What the system will do with the remaining 20%?
The kernel will use the remaining physical memory for its own purposes (internal structures, tables, buffers, caches, whatever). The memory overcommitment setting handle userland application virtual memory reservations, the kernel doesn't use virtual memory but physical one.
Why is this parameter required in first place?
overcommit_ratio parameter is an implementation choice designed to prevent applications to reserve more virtual memory than what will reasonably be available for them in the future, i.e. when they actually access the memory (or at least try to).
overcommit_ratio to 50% has been considered a reasonable default value by the Linux kernel developers. It assumes the kernel won't ever need to use more than 50% of the physical RAM. Your mileage may vary, the reason why it is a tunable.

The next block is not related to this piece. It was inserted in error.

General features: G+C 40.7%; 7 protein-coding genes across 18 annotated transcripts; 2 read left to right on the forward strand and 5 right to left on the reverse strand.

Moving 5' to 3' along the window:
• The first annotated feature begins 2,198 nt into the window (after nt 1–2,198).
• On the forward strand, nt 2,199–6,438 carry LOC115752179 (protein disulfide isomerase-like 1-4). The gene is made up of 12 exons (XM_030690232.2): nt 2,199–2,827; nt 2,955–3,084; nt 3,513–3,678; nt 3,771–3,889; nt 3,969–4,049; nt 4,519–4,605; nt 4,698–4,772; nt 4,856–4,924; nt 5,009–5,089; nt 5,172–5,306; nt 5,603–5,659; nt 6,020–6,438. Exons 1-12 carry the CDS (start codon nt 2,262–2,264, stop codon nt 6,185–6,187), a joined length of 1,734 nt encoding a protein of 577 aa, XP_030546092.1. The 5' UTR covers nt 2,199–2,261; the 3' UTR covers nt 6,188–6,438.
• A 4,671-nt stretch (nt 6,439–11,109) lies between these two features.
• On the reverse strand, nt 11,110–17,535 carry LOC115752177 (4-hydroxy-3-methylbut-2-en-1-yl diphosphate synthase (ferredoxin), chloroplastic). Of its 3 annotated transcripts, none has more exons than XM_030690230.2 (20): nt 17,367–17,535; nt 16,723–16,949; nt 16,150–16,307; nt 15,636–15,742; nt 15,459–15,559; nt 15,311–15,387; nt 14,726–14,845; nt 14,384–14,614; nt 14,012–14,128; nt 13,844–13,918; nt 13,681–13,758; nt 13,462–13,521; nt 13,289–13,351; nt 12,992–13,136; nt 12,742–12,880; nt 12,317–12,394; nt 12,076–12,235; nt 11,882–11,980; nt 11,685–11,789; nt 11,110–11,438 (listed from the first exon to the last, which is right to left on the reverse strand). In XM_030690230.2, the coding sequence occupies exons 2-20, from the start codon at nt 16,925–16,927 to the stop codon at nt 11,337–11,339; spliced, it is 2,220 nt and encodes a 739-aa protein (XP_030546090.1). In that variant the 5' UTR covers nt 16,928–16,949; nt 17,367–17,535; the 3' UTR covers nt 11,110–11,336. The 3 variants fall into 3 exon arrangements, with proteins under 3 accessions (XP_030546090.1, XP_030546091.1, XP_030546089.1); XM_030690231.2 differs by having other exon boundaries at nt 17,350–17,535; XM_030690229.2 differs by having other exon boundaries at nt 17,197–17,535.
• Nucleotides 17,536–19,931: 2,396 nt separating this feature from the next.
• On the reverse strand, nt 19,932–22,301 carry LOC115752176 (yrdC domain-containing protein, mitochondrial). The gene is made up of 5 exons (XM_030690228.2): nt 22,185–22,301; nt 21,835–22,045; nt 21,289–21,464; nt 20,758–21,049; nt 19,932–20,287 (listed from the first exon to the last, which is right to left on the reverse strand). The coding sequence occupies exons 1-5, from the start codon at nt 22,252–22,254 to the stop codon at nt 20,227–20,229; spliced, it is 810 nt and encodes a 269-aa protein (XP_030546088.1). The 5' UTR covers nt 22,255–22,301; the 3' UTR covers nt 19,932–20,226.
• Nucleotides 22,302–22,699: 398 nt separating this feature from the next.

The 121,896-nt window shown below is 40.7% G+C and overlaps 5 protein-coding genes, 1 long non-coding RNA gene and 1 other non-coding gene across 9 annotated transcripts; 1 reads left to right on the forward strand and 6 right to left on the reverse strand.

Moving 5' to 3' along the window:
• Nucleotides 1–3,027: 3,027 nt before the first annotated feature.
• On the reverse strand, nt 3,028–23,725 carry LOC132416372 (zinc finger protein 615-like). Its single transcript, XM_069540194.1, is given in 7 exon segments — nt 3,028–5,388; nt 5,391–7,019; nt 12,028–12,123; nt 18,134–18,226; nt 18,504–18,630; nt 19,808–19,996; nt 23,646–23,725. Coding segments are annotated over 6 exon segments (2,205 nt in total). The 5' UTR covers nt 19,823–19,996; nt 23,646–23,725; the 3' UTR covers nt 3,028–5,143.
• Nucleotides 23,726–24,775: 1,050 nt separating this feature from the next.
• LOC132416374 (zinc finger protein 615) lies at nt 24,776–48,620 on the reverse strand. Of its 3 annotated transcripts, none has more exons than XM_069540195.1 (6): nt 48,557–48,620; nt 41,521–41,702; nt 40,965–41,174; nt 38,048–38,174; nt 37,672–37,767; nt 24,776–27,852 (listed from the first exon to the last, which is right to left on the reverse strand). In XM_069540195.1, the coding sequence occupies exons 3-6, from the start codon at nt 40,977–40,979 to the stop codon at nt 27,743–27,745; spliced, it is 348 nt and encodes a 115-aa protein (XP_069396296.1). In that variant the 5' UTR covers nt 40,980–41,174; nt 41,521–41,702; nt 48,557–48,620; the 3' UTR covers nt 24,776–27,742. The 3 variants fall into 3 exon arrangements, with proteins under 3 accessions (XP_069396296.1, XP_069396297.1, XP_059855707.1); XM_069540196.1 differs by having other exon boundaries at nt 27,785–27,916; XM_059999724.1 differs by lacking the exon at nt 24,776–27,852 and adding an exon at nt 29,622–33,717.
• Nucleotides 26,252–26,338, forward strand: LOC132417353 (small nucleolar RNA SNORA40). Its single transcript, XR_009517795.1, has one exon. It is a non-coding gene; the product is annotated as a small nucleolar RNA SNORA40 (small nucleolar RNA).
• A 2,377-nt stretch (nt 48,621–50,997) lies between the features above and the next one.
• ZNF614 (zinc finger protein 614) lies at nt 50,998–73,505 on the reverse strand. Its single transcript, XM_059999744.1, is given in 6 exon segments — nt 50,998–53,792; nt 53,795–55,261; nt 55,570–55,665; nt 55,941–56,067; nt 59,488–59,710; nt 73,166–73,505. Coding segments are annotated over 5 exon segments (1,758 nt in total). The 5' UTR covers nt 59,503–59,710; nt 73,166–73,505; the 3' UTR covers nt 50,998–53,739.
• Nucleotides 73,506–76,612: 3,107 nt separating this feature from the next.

Why I should not always set it to 100%?
Setting it to 100% (or any "too high" value) doesn't reliably disable overcommitment because you cannot assume the kernel will use 0% (or too little) of RAM.
It won't prevent applications to crash as the kernel might preempt anyway all the physical memory it demands.